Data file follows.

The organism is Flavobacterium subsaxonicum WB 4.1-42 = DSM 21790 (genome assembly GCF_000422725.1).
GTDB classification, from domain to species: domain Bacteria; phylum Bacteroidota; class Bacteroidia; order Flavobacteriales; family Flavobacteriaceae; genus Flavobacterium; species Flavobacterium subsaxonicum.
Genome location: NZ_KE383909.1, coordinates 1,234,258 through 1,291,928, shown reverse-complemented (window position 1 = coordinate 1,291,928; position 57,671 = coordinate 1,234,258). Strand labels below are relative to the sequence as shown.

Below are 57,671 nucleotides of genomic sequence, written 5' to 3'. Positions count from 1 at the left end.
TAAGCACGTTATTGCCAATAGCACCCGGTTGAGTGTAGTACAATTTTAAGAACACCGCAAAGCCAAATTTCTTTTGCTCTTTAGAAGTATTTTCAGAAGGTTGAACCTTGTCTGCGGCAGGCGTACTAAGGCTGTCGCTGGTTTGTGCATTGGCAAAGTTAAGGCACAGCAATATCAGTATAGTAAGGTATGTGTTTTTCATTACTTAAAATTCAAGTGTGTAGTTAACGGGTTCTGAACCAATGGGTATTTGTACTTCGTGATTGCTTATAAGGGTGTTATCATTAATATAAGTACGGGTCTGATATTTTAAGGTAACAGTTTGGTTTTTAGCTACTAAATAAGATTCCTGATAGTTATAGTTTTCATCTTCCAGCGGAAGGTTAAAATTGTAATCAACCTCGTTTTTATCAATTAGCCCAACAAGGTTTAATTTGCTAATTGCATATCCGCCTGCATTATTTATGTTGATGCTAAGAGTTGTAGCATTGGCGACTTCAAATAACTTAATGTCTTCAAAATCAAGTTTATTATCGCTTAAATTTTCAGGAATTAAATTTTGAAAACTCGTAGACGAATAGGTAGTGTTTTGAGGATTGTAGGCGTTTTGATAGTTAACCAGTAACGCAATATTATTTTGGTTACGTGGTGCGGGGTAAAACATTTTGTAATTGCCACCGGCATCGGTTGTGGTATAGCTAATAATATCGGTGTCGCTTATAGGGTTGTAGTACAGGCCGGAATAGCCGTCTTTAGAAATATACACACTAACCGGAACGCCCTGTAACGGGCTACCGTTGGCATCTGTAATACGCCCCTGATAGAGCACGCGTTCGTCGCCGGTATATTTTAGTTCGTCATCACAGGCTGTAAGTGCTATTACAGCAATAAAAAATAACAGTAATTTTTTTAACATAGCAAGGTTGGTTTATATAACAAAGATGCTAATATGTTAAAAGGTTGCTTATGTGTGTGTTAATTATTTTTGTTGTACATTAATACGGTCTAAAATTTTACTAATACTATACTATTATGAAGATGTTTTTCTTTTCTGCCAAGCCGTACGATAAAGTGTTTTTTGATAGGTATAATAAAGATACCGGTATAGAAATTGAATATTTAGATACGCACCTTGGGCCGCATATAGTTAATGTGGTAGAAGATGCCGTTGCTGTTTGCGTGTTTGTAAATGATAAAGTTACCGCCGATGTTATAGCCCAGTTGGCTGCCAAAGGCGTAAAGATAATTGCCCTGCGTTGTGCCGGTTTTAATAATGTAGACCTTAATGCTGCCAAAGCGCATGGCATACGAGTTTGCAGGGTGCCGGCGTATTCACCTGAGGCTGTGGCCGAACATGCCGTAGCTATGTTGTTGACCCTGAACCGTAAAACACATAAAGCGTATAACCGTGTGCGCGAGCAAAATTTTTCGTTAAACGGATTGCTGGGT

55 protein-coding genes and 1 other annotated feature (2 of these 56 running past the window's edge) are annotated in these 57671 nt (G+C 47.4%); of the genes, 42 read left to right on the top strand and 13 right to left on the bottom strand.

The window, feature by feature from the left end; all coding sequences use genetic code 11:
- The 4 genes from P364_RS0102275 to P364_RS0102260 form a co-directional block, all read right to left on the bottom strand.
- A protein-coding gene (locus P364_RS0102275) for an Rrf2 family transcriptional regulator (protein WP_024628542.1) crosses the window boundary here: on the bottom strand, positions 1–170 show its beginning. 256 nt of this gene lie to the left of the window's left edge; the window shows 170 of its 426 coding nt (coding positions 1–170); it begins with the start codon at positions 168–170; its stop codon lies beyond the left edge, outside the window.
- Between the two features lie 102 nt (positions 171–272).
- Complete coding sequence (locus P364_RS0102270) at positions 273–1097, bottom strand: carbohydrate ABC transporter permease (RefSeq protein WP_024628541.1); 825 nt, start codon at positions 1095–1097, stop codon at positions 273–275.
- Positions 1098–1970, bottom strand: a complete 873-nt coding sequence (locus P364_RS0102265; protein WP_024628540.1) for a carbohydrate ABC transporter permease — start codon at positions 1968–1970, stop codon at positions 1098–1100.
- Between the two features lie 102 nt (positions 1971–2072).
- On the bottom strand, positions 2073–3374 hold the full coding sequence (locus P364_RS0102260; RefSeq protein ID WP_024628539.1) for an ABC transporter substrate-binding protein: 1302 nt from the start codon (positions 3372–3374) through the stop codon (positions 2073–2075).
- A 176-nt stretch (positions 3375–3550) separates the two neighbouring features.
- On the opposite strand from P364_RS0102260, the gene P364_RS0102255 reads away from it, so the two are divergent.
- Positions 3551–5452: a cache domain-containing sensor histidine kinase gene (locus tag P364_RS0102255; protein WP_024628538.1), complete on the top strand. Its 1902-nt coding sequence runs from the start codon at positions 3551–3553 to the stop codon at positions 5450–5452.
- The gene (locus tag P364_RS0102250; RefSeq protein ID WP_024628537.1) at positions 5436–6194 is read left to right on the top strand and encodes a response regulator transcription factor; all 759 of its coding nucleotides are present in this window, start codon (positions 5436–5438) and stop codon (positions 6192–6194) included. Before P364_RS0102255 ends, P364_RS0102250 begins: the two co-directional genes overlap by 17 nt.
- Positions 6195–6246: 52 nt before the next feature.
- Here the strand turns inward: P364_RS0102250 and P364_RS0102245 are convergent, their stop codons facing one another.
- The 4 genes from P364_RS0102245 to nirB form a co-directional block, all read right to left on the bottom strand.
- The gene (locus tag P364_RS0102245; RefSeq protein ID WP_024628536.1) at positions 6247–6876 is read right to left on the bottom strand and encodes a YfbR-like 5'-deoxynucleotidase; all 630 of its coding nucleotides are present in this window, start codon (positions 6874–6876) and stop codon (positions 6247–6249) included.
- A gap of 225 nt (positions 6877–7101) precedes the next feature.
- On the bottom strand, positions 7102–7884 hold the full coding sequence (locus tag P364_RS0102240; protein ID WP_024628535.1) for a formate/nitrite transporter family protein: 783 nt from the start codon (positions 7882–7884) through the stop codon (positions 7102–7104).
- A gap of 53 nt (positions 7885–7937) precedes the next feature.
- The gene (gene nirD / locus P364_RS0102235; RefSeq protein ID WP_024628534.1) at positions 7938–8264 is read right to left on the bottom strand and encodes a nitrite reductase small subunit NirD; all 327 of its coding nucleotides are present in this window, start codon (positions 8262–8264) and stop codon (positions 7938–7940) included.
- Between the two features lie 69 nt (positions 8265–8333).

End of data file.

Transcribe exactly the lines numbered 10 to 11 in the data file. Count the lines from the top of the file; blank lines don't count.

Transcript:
- Between the two features lie 102 nt (positions 171–272).
- Complete coding sequence (locus P364_RS0102270) at positions 273–1097, bottom strand: carbohydrate ABC transporter permease (RefSeq protein WP_024628541.1); 825 nt, start codon at positions 1095–1097, stop codon at positions 273–275.